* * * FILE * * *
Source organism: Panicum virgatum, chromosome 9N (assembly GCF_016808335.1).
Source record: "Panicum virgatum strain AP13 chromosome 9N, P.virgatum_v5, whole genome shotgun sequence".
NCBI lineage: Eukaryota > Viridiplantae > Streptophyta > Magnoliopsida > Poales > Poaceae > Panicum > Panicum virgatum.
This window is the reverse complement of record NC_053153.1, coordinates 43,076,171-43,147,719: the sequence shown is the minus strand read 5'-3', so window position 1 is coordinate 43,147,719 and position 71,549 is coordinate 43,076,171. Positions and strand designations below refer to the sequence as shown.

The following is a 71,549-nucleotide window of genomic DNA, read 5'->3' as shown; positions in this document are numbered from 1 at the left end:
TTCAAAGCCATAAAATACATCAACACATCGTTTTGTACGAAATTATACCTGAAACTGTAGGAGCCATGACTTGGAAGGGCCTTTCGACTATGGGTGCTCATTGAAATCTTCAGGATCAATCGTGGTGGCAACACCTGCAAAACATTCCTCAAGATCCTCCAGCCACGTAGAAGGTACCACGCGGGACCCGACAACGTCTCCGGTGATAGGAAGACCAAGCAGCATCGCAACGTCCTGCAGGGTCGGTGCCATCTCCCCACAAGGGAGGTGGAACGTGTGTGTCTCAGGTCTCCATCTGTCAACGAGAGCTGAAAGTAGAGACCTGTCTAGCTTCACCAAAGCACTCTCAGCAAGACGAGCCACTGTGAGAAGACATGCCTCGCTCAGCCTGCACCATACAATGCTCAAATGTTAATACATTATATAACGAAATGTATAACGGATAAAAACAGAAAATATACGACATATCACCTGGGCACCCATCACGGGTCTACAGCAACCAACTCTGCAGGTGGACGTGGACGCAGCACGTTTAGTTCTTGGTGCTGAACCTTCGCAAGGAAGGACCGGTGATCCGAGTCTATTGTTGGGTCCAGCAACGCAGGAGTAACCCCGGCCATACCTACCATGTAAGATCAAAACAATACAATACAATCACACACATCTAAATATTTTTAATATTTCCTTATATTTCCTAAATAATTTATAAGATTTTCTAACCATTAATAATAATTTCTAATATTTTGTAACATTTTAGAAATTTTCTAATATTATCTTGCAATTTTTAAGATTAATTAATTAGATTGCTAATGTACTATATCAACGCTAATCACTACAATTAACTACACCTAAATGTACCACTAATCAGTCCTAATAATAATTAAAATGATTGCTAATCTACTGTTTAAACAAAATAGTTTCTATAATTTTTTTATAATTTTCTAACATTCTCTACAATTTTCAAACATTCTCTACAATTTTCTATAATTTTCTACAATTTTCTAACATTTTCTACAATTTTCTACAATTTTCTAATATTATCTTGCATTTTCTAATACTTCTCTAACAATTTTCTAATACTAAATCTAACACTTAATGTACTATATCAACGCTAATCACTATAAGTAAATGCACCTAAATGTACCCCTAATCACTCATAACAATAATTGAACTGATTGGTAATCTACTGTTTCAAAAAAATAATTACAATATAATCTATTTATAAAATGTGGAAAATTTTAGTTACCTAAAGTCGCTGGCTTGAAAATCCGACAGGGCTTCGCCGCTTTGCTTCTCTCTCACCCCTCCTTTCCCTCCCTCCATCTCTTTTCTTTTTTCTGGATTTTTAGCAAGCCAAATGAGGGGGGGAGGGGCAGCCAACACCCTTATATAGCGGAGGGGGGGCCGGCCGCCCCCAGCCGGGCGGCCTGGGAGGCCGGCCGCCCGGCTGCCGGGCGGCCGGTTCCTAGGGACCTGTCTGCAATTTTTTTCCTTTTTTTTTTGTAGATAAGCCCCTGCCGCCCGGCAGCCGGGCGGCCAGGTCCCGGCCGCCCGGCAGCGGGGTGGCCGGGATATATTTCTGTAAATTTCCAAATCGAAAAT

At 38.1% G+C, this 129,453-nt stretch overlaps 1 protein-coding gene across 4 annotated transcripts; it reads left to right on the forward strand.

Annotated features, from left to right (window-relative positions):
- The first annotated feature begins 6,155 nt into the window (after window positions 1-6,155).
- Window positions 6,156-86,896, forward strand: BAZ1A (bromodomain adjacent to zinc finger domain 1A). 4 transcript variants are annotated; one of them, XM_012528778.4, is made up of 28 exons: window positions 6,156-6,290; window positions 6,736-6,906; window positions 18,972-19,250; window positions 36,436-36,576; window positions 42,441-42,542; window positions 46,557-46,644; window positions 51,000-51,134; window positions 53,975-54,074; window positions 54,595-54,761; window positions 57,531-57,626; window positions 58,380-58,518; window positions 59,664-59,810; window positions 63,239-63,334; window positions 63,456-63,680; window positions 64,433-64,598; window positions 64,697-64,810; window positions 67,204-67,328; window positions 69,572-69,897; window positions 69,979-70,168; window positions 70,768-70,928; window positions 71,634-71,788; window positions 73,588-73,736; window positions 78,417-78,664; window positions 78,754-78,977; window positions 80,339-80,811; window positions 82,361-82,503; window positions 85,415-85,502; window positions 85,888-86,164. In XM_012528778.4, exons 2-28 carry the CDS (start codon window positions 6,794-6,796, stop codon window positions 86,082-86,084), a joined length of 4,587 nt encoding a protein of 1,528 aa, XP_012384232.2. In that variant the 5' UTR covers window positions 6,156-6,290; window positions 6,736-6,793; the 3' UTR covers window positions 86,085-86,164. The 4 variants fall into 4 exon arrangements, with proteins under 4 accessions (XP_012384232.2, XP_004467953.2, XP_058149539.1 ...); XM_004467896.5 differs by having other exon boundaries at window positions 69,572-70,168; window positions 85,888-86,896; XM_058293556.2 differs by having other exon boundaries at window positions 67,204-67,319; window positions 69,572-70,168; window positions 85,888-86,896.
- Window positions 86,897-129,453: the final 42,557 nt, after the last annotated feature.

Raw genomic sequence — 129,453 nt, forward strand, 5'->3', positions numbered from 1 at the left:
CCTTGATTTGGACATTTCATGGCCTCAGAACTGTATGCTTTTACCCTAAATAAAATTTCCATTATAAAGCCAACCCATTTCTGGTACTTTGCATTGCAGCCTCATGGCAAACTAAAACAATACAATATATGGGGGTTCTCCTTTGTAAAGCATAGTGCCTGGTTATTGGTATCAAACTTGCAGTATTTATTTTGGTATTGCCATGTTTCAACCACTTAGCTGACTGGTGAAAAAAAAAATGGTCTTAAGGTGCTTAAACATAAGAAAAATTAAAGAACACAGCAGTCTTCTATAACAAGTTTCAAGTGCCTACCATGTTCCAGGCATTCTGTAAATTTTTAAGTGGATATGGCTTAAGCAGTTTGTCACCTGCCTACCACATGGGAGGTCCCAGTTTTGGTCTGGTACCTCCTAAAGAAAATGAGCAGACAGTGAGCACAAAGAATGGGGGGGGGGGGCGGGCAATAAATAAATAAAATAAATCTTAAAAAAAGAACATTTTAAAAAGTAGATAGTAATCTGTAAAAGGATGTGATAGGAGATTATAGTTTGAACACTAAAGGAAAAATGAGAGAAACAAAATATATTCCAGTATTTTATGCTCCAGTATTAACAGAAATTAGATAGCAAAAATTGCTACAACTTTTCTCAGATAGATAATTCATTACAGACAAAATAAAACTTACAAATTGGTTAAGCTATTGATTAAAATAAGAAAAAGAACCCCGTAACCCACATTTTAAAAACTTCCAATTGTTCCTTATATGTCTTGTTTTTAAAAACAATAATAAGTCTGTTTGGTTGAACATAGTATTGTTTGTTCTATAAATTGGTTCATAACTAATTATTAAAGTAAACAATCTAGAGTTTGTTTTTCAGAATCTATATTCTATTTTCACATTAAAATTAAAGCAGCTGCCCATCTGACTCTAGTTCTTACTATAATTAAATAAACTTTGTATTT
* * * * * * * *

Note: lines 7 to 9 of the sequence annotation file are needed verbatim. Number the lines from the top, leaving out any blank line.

At 38.1% G+C, this 129,453-nt stretch overlaps 1 protein-coding gene across 4 annotated transcripts; it reads left to right on the forward strand.

Annotated features, from left to right (window-relative positions):
- The first annotated feature begins 6,155 nt into the window (after window positions 1-6,155).